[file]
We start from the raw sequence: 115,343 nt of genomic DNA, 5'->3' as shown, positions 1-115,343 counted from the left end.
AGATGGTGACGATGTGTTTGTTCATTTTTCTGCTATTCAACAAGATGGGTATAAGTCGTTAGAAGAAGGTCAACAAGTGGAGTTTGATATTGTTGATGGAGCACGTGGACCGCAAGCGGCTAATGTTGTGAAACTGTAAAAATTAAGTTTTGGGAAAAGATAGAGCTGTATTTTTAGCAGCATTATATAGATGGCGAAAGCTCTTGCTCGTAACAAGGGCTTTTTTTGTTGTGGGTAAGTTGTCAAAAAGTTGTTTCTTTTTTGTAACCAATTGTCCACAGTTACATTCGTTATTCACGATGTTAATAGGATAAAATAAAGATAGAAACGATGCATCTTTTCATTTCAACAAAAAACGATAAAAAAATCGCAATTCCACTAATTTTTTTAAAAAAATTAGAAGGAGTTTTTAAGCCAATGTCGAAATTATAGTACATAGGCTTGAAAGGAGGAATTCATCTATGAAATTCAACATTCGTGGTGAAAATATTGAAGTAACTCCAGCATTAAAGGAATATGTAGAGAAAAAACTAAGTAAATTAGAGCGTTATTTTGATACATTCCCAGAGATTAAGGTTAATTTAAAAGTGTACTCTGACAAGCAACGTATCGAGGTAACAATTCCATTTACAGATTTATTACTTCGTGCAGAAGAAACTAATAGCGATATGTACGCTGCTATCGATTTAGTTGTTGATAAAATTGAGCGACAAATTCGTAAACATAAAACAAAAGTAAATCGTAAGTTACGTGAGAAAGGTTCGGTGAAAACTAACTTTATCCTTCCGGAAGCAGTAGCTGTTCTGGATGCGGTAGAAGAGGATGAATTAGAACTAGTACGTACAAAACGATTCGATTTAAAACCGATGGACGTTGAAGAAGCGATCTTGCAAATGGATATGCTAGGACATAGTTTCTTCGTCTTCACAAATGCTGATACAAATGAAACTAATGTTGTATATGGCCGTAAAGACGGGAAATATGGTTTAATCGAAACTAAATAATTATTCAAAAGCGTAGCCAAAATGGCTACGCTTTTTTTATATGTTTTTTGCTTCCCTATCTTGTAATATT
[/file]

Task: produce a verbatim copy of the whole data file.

We start from the raw sequence: 115,343 nt of genomic DNA, 5'->3' as shown, positions 1-115,343 counted from the left end.
AGATGGTGACGATGTGTTTGTTCATTTTTCTGCTATTCAACAAGATGGGTATAAGTCGTTAGAAGAAGGTCAACAAGTGGAGTTTGATATTGTTGATGGAGCACGTGGACCGCAAGCGGCTAATGTTGTGAAACTGTAAAAATTAAGTTTTGGGAAAAGATAGAGCTGTATTTTTAGCAGCATTATATAGATGGCGAAAGCTCTTGCTCGTAACAAGGGCTTTTTTTGTTGTGGGTAAGTTGTCAAAAAGTTGTTTCTTTTTTGTAACCAATTGTCCACAGTTACATTCGTTATTCACGATGTTAATAGGATAAAATAAAGATAGAAACGATGCATCTTTTCATTTCAACAAAAAACGATAAAAAAATCGCAATTCCACTAATTTTTTTAAAAAAATTAGAAGGAGTTTTTAAGCCAATGTCGAAATTATAGTACATAGGCTTGAAAGGAGGAATTCATCTATGAAATTCAACATTCGTGGTGAAAATATTGAAGTAACTCCAGCATTAAAGGAATATGTAGAGAAAAAACTAAGTAAATTAGAGCGTTATTTTGATACATTCCCAGAGATTAAGGTTAATTTAAAAGTGTACTCTGACAAGCAACGTATCGAGGTAACAATTCCATTTACAGATTTATTACTTCGTGCAGAAGAAACTAATAGCGATATGTACGCTGCTATCGATTTAGTTGTTGATAAAATTGAGCGACAAATTCGTAAACATAAAACAAAAGTAAATCGTAAGTTACGTGAGAAAGGTTCGGTGAAAACTAACTTTATCCTTCCGGAAGCAGTAGCTGTTCTGGATGCGGTAGAAGAGGATGAATTAGAACTAGTACGTACAAAACGATTCGATTTAAAACCGATGGACGTTGAAGAAGCGATCTTGCAAATGGATATGCTAGGACATAGTTTCTTCGTCTTCACAAATGCTGATACAAATGAAACTAATGTTGTATATGGCCGTAAAGACGGGAAATATGGTTTAATCGAAACTAAATAATTATTCAAAAGCGTAGCCAAAATGGCTACGCTTTTTTTATATGTTTTTTGCTTCCCTATCTTGTAATATT